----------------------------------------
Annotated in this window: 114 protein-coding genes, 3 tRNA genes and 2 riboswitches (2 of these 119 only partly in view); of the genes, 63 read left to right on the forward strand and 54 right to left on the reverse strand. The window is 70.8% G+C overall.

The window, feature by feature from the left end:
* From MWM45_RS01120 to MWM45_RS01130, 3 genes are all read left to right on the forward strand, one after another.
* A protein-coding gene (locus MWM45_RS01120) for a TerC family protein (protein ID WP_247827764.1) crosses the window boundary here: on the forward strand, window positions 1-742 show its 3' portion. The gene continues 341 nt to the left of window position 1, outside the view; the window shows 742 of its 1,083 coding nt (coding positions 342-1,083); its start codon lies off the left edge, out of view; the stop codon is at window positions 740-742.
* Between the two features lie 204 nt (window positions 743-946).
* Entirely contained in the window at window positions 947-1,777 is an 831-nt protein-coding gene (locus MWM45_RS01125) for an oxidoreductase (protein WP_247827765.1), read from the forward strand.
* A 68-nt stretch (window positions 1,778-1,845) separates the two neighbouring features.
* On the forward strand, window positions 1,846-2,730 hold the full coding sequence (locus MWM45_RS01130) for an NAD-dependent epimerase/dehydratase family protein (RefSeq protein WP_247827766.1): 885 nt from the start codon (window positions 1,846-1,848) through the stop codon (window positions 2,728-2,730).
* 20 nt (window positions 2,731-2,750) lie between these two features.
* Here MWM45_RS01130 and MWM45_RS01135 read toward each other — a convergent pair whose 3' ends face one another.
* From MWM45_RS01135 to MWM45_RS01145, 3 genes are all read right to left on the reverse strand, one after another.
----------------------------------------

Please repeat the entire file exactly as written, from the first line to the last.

Annotated in this window: 114 protein-coding genes, 3 tRNA genes and 2 riboswitches (2 of these 119 only partly in view); of the genes, 63 read left to right on the forward strand and 54 right to left on the reverse strand. The window is 70.8% G+C overall.

The window, feature by feature from the left end:
* From MWM45_RS01120 to MWM45_RS01130, 3 genes are all read left to right on the forward strand, one after another.
* A protein-coding gene (locus MWM45_RS01120) for a TerC family protein (protein ID WP_247827764.1) crosses the window boundary here: on the forward strand, window positions 1-742 show its 3' portion. The gene continues 341 nt to the left of window position 1, outside the view; the window shows 742 of its 1,083 coding nt (coding positions 342-1,083); its start codon lies off the left edge, out of view; the stop codon is at window positions 740-742.
* Between the two features lie 204 nt (window positions 743-946).
* Entirely contained in the window at window positions 947-1,777 is an 831-nt protein-coding gene (locus MWM45_RS01125) for an oxidoreductase (protein WP_247827765.1), read from the forward strand.
* A 68-nt stretch (window positions 1,778-1,845) separates the two neighbouring features.
* On the forward strand, window positions 1,846-2,730 hold the full coding sequence (locus MWM45_RS01130) for an NAD-dependent epimerase/dehydratase family protein (RefSeq protein WP_247827766.1): 885 nt from the start codon (window positions 1,846-1,848) through the stop codon (window positions 2,728-2,730).
* 20 nt (window positions 2,731-2,750) lie between these two features.
* Here MWM45_RS01130 and MWM45_RS01135 read toward each other — a convergent pair whose 3' ends face one another.
* From MWM45_RS01135 to MWM45_RS01145, 3 genes are all read right to left on the reverse strand, one after another.